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Job loss and industry closures were common in New Zealand during the 1980's and 1990s, and have once again become a feature of our economic landscape, particularly affecting Māori. This research is based on the sudden closures of both the Hawkes Bay Farmers Meat Company at Whakatu on 10 October 1986 and Weddel Tomoana Freezing Works at Hastings on 19 August 1994. The workers were not to blame for the closures. The closures were the result of economic, political and financial decision-making.

This research involves measuring the effects of large-scale redundancies on health, including deaths and hospital admissions, and interviews with people affected by the closures. The research is a partnership between Te Rōpū Rangahau Hauora a Eru Pōmare and Ngāti Kahungunu Iwi Inc and is funded by Te Kaunihera Rangahau Hauora o Aotearoa (the Health Research Council of New Zealand).

Vera Keefe-Ormsby, Ngāti Pāhauwera, Ngāti Raukawa, Rongomaiwahine, led this research within Te Rōpū Rangahau Hauora a Eru Pōmare. A strong advocate for the Treaty of Waitangi and for Māori communities, Vera was also heavily involved in iwi, hapū and whānau health care including the Hawkes Bay DHB, Wairoa PHO and the Ngāti Pāhauwera Hauora Society. Sadly Vera passed away 26 August 2005. Tātai whetū ki te rangi, mau tonu, mau tonu; tātai tangata ki te whenua, ngaro noa, ngaro noa.

Mauri Mahi: Does being made unemployed affect health?

The first cohort study compared deaths, cancer registrations, and hospital admissions among freezing workers made redundant in 1986 when Whakatu works closed, with those of control workers from the Tomoana freezing works which remained open until 1994. Unique in the world, it provides an opportunity to establish the causal effects of unemployment, free from accusations of reverse causality. The study aimed to influence policies concerning economic, social and health inequalities and equitable access to health care.

The findings are reported in a booklet called “Mauri Mahi:Does being made unemployed affect health? The Closures of Whakatu and Tomoana" which was sent to all the people in the study and was launched at a week-long community exhibition in Hastings hosted by Ngāti Kahungunu Iwi Incorporated.

Download a copy of the booklet " Mauri Mahi: Does being made unemployed affect health? The closures of Whakatu and Tomoana"

The results were also published in the following journal article: Keefe V, Reid P, Ormsby C, Robson B, Purdie G, Baxter J, Ngāti Kahungunu Iwi Incorporated. Serious health events following involuntary job loss in New Zealand meat processing workers. International Journal of Epidemiology (2002) 31(6):1155-1161.

Tihei Mauri Ora: The Human Stories of Whakatu

In this qualitative study, Vera Keefe-Ormsby interviewed ex-Whakatu workers and young people whose whānau were affected by the closure of the Whakatu meat works. They were asked three questions over a series of three evenings using a Memorywork method: what was it like to work at Whakatu, how they coped with losing their jobs, and how their lives were ten years after the closure. Download the report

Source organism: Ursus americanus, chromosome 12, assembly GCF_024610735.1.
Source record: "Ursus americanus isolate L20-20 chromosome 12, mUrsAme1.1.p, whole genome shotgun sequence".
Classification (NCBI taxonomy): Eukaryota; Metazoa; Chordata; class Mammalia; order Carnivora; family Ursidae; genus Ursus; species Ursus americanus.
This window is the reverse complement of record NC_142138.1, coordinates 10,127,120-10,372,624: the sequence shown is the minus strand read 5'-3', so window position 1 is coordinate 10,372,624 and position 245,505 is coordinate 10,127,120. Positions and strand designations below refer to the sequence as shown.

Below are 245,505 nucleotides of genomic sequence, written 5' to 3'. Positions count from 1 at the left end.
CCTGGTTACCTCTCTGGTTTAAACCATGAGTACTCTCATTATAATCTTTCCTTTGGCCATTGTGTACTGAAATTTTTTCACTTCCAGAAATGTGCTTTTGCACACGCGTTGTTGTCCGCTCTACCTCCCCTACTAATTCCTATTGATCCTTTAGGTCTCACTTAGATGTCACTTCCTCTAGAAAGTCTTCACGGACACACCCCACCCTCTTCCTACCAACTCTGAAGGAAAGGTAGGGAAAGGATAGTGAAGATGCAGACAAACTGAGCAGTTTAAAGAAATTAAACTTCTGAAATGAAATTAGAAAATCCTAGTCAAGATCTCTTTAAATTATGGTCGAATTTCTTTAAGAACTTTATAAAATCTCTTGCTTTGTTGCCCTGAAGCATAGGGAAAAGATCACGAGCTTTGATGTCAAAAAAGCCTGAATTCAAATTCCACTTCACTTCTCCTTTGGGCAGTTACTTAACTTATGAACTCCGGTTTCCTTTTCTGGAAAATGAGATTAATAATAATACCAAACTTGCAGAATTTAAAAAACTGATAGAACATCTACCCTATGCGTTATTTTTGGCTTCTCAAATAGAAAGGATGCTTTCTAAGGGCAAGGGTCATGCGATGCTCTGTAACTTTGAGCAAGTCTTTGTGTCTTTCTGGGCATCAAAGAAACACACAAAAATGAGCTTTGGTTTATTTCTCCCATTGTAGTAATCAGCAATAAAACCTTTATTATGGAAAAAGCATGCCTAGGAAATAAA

Mauri Tu: The Tomoana Resource Centre

Job loss is associated with risks to the well-being of individuals, families and communities. Central to this relationship is that employment represents more than income. It represents a shared community outside of the family and access to a degree of control over one's life.

This study describes an intervention developed by a community in crisis following a large factory closure (the Weddel Tomoana Freezing Works in Hawkes Bay). It notes the history, the environment, the collaboration between key participants, the support of various agencies, and the needs of redundant workers, their families and community. It focuses on the humanity of those made redundant, their interconnectedness, their sense of family and their demand to be treated with respect.

The experience of the Tomoana Resource Centre promotes the need for a facility that assists former workers to adjust to job loss by respecting their contribution to community, supporting them to maintain control over their lives and valuing their humanity.

Te Rōpū Rangahau Hauora a Eru Pōmare. (2000). Mauri Tu: The Tomoana Resource Centre – An Intervention Following Job Loss. Social Policy Journal of New Zealand. 15:55-68.

Mauri Tangata: long term health effects of involuntary job loss on mortality and morbidity

A second cohort study has been established to extend the follow-up of Whakatu and Tomoana workers and to compare their health events with those of workers from new control meatworks that stayed open after the closure of Tomoana in 1994. The new works include Pacific in Hastings, Wairoa, Takapau and Oringi (which also closed in 2009).

Research team: Bridget Robson, Gordon Purdie, Ruruhira Rameka, Jordan Waiti, Ngaihiwi Tomoana

Funded by Te Kaunihera Rangahau Hauora o Aotearoa (Health Research Council of New Zealand)

For further information contact: Bridget Robson

Te Rōpū Rangahau Hauora a Eru Pōmare
Department of Public Health
University of Otago, Wellington
PO Box 7343
Wellington South 6242
New Zealand
Tel: +64 4 385 5924
Fax: +64 4 389 5319

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